The Problem with Traditional Learning Platforms – A Learner’s Perspective

You’ve just wrapped up your annual review and there were some key development areas that were brought up for the second year in a row.  You know you need to focus on these areas in order to prepare for a promotion opportunity. Even still, you are pretty sure that you have exhausted all of the formal training that the company offers on the topic (if there was any in the first place), but you check the LMS one last time, unsuccessfully.  From there you go to the most trusted source of content you can think of… Google.  You find videos, workshops, and books on the topic and dive in.

What learning looks like today

This situation is not unique. With unlimited knowledge at our fingertips, this is how people in today’s world are gathering information and learning. With busy schedules and obligations, employees are learning in short and frequent bursts. When these need-to-know moments pop up, many people will also seek help from co-workers or leadership to answer questions.

Yet many companies are stuck using traditional learning platforms that do not support this new wave of learning by leveraging the information that is already available.

The limitations of the traditional LMS

The problem with the traditional LMS is that it’s mostly geared toward formal learning only.  They are not inherently capable of tracking and leveraging the informal learning content and activities people have grown accustomed to exploring on their own. Informal learning assets like a Google search, YouTube videos, or social learning opportunities can’t be structured within traditional LMS’s.  To take it one step further, most LMS’s are also unable to track learning content preferences, making it nearly impossible to maintain and develop highly effective formal learning curriculum.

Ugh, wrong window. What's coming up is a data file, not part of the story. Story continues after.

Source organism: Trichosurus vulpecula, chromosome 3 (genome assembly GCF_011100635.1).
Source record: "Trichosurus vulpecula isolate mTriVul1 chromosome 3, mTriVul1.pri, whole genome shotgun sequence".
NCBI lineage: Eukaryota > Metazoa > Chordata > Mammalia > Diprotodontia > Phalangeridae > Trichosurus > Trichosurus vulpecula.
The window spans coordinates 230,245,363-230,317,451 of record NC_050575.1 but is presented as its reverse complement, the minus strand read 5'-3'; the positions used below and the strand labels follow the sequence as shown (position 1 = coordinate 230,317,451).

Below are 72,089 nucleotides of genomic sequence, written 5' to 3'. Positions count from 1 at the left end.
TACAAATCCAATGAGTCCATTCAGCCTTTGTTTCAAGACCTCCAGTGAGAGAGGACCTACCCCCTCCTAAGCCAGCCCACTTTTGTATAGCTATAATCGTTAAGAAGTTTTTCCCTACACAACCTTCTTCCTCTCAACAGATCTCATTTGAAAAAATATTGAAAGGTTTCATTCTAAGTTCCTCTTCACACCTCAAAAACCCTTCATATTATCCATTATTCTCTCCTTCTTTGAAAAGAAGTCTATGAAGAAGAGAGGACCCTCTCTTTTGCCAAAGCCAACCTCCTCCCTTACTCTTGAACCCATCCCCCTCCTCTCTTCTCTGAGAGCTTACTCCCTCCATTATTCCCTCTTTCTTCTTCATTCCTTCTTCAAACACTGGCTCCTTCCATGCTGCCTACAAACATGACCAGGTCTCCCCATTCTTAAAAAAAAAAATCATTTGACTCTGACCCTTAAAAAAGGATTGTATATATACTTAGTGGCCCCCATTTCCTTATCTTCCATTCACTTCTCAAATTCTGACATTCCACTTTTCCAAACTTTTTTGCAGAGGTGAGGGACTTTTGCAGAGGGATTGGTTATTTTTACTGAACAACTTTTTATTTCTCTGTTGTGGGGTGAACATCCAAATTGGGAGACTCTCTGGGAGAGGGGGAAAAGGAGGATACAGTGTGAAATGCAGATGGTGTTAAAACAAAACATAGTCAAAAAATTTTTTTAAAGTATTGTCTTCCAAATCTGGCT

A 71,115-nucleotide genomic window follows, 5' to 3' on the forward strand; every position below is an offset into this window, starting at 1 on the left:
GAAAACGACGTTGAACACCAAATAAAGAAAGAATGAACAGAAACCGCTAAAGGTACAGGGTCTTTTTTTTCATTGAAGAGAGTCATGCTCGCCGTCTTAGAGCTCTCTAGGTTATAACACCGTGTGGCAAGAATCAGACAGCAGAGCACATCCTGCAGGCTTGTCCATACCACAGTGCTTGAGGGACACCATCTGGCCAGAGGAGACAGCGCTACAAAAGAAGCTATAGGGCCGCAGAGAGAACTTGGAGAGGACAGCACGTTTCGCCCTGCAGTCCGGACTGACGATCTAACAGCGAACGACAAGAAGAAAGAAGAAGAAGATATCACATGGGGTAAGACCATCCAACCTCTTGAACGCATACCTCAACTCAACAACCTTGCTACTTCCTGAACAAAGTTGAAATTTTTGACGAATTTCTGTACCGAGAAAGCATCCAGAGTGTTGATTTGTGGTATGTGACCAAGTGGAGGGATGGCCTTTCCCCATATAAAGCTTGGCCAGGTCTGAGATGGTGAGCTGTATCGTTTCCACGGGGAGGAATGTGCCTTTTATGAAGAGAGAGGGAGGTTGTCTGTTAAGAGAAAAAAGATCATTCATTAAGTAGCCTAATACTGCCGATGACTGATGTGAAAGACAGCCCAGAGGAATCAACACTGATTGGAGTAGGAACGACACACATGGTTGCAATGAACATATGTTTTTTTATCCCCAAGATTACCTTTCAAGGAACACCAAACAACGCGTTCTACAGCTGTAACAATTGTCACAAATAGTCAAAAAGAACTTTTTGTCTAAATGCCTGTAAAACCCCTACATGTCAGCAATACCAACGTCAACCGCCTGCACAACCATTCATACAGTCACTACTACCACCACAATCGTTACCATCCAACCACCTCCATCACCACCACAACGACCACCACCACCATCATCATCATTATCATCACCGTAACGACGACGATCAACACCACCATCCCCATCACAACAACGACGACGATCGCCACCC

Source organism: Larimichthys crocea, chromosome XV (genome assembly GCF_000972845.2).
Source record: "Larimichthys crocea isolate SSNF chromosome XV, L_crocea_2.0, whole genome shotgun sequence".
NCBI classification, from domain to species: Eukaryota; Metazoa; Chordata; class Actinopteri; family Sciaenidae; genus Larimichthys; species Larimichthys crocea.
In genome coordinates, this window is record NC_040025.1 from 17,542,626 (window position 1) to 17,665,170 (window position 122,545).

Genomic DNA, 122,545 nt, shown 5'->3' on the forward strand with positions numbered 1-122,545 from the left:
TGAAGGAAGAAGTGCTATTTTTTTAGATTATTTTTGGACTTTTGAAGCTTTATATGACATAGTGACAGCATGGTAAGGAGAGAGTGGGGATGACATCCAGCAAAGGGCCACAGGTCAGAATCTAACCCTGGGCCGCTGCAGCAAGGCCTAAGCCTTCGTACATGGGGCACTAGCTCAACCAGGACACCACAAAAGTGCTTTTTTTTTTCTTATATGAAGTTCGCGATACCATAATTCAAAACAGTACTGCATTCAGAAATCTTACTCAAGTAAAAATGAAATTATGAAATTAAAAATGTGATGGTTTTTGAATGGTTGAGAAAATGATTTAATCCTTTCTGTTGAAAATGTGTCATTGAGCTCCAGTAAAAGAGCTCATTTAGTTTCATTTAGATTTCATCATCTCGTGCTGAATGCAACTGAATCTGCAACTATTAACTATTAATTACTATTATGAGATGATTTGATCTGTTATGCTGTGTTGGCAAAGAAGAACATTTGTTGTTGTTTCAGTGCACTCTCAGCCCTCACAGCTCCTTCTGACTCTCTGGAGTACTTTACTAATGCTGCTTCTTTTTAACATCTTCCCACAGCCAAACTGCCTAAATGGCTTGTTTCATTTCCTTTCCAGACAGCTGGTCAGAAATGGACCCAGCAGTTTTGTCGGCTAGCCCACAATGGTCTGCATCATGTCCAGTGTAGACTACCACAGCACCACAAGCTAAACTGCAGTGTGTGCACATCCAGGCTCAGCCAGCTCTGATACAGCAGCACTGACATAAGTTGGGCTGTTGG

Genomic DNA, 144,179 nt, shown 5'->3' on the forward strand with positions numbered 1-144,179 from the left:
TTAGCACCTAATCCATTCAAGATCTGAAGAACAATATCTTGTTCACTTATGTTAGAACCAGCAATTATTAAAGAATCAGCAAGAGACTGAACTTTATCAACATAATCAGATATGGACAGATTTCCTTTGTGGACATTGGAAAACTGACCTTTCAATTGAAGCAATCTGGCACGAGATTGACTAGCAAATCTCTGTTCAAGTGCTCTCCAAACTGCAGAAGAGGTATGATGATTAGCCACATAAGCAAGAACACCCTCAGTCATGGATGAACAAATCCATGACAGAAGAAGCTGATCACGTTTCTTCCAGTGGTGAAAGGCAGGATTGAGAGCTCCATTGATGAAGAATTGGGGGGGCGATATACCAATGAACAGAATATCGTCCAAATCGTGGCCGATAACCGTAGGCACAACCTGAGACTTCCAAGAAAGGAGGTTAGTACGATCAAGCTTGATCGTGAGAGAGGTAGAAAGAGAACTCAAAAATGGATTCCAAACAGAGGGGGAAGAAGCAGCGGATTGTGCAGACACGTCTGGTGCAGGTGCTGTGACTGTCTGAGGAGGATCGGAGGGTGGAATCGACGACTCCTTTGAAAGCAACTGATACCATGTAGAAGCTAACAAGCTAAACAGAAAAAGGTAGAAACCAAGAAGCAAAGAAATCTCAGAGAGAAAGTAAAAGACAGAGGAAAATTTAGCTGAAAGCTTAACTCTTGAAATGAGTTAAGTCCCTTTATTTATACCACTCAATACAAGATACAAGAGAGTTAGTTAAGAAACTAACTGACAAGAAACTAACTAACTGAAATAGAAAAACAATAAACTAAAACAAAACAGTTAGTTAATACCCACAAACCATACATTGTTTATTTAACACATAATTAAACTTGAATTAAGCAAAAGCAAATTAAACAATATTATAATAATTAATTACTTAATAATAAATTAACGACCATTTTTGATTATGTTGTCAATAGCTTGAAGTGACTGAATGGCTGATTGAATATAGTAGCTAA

The Differentiating Factor in Effective Learning Platforms

Learning platforms should allow for content to be sourced from anywhere, whether formal or informal, while also tracking individual consumption habits and measuring what they’ve learned. This creates a space not only for users to find resources they have a genuine interest in, but also for administrators to understand what content is working, and what’s not. After a little time, trends can be analyzed and ineffective content can be replaced with something better suited to the specific learner group.

Neglecting to adapt to learner needs and tendencies today will leave organizations completely out of touch with employee development. To see what a learner-experience based platform looks like, click here.

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